If you believe President Barack Obama inherited a truckload of problems from George W. Bush, consider what the next Georgia governor faces.
Of course, the Peach State's problems won't be anything close to the magnitude of the US's issues - settling two wars, restarting the economy and getting millions of Americans back to work.
However, Georgia's concerns will be daunting enough.
· Soaring Medicaid enrollment due to unemployment. The present administration hopes to deal with that by taxing hospitals and reducing health services. As a result, the next governor will have to add closed hospitals to his problem list. Small hospitals across the state cannot survive a significant tax increase.
· An unemployment rate that keeps going up as more retail stores close and additional corporations go belly up. If you looked at a profile of Georgia south of Macon, you would suddenly believe we are one of the rust belt states with the myriad issues they are experiencing associated with a long-term downturn.
· The drought is still with us. No meaningful plans to deal with it have been offered.
Traffic, bad schools, a short-changed judiciary, an overflowing prison system, a skyrocketing public debt and a $2 billion deficit round out the list of major problems Gov. Sonny Perdue's successor will find. Plus, the current Legislature is considering a series of tax increases. Who in their right mind would propose raising taxes in the middle of a recession? The Georgia Legislature and the Perdue administration, that's who.
The next governor won't have to deal only with headaches. Sonny's bass fishing program and some of his brand-new boat docks may still be in place for a little time-out to fish and relax. Of course, Gov. X won't have much time to fish.
Unlike some other governors we know, the next guv may have to work full-time at being our chief executive.
Georgia can't stand another part-time executive constantly distracted by his private fertilizer and grain businesses, not to mention a $21 million personal note that falls due in March and a real estate portfolio that shows signs of souring.
If I were the governor, I'd have trouble concentrating, too. Sonny must think all the time about that $21 million loan bearing down on him.
Georgia has a plethora of candidates for governor in the next cycle: John Oxendine, Karen Handel, Dubose Porter, David Poythress and at least three others who are not ready to reveal their intentions.
Some of these folks would make fine governors, I am certain. Others wouldn't be much different from what we have.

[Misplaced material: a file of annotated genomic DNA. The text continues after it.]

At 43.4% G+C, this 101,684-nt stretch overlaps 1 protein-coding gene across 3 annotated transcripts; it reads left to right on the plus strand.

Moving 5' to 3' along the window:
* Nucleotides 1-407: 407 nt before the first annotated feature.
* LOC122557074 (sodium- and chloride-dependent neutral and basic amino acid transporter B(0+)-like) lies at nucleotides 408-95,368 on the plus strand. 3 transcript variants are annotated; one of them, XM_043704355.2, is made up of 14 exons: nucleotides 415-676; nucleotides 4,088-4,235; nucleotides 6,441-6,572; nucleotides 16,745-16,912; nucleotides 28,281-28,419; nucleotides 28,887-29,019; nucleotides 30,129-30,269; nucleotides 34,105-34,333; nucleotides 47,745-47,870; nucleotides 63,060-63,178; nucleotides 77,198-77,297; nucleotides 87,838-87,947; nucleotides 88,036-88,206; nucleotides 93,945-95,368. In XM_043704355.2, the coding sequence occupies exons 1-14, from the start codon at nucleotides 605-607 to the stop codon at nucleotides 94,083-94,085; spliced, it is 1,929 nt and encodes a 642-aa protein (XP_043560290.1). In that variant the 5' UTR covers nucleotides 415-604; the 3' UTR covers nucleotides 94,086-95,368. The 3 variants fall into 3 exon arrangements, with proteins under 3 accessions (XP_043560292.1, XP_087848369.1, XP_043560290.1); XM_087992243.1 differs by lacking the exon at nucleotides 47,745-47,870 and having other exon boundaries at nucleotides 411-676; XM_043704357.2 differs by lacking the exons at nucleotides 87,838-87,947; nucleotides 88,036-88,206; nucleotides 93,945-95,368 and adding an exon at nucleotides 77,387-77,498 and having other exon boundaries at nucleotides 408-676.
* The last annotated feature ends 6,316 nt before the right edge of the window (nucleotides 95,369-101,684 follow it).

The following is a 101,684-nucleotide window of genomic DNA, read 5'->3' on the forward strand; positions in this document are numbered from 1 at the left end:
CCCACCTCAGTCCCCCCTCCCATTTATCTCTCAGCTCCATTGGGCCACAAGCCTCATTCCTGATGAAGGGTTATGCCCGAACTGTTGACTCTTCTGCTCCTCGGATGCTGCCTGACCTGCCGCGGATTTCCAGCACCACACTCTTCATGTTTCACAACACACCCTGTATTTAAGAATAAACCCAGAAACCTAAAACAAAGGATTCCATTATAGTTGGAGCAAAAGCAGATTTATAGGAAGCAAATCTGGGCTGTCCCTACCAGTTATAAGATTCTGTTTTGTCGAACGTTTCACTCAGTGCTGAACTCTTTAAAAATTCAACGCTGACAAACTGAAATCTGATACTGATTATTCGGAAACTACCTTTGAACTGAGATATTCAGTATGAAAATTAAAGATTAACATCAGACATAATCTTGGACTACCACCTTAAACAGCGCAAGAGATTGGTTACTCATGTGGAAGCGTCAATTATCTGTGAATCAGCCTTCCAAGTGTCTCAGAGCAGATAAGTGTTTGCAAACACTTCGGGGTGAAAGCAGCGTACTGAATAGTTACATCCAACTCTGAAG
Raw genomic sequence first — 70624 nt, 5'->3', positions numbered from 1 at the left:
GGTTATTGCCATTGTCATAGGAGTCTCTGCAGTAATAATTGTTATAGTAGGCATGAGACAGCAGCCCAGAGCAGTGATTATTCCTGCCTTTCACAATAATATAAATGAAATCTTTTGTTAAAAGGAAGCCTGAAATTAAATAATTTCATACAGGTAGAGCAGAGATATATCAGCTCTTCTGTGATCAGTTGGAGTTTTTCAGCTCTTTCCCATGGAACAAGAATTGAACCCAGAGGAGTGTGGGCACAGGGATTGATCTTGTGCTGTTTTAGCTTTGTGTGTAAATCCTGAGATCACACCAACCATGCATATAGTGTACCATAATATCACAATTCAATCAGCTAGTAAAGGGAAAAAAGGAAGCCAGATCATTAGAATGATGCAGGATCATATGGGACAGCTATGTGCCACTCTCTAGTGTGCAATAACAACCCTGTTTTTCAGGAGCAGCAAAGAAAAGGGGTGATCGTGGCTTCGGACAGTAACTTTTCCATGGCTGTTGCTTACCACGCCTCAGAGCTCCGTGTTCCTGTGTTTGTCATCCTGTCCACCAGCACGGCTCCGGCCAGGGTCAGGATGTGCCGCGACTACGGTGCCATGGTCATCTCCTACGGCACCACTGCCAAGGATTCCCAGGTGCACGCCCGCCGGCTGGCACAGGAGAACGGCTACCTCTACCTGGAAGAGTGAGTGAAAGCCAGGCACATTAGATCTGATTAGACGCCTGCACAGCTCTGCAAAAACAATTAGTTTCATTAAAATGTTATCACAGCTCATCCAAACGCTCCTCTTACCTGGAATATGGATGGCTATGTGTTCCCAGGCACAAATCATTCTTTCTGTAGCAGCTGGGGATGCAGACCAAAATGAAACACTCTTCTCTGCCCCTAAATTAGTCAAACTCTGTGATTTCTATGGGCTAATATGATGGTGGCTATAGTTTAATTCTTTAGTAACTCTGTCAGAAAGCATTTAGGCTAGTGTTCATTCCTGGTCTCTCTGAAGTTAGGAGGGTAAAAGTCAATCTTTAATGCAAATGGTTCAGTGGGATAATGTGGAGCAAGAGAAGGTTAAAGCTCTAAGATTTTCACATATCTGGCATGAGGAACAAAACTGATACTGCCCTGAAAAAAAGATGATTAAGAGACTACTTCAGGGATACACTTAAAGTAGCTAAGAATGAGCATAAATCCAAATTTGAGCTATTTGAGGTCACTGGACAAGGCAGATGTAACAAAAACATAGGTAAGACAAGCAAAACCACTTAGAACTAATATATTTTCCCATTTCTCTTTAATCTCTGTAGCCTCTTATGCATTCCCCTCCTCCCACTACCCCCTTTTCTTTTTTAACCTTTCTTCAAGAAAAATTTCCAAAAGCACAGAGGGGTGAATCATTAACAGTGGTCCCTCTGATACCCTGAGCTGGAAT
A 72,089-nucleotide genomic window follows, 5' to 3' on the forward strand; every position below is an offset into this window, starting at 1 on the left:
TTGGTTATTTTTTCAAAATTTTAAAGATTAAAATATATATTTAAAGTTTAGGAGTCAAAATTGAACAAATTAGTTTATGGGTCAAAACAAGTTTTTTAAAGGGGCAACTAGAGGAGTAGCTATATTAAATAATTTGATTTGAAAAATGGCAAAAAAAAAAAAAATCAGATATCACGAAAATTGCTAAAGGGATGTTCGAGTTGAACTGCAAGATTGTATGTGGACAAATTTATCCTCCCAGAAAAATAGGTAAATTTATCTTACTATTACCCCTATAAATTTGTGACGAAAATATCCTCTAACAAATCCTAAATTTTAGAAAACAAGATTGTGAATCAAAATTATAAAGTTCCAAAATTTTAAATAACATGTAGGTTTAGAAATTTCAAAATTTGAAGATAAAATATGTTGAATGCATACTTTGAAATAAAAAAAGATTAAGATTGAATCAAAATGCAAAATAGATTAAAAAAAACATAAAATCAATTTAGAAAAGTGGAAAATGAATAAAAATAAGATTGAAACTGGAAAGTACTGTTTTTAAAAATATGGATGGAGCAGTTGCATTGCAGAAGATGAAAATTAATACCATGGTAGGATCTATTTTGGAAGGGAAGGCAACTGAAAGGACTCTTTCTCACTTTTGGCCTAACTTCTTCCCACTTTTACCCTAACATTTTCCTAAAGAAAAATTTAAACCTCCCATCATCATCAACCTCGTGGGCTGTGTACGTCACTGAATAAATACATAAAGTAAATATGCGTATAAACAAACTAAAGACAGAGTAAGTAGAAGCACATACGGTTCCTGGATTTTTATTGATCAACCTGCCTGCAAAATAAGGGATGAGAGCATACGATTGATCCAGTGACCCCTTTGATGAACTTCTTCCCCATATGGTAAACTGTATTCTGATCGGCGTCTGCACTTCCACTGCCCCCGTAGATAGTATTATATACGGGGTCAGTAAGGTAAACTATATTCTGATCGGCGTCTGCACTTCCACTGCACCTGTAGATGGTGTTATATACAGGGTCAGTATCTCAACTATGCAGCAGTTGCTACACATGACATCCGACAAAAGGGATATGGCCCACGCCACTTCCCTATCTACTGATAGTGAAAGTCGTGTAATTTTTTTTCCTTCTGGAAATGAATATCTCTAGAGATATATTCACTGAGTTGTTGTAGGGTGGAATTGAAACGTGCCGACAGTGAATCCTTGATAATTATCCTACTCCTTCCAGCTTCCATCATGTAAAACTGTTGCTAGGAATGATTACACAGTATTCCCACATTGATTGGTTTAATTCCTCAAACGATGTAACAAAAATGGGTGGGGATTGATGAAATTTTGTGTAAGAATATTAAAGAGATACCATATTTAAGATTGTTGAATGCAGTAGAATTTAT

The big question for all of these wannabes is this:
What will Roy Barnes do? Will the former governor run or not?
He showed in one term (1999-2003) that he has the right stuff to manage the state. He also demonstrated that many Georgians, including educators, don't want to rock the boat, and they'll vote against anyone who threatens the status quo. It doesn't matter that Georgia has some of the worst schools in the nation. Teachers voted en masse against Barnes and in favor of Perdue, who as a measure of thanks has whacked school funding by more than $1 billion.
Barnes also set out to solve the traffic problem and bring Medicaid under control. Voters didn't care. They weren't interested in a governor who opposed keeping a symbol of slavery on the state flag.
At a speech to a civic club the other day, Barnes spent 20 minutes describing the causes of the economic disaster that has befallen the nation. He mentioned Georgia government only once. He said the state was running up too much public debt and needed watching.
Beyond the experience of one term, Barnes has several assets as a campaigner. Raising money ought to be relatively easy. He knows what needs to be done to get Georgia out of the doldrums, and he is an eloquent speaker and storyteller.
So what else does a candidate need?
A little fire in the belly is my answer. In the shock of being defeated, Barnes and his wife, Marie, may have lost much of their zeal for public office, which leads me to believe that those of us who hope Roy will run again may be disappointed.
We may have to look for another hoss to go for governor - one with Barnes' vision, but not one who says Mexicans and other migrants are among our foremost problems. In other words, we need a creative thinker and doer, but not another nut. We have enough of those already.
You can reach Bill Shipp at P.O. Box 2520, Kennesaw, GA 30156, e-mail: firstname.lastname@example.org, or Web address: billshipponline.com.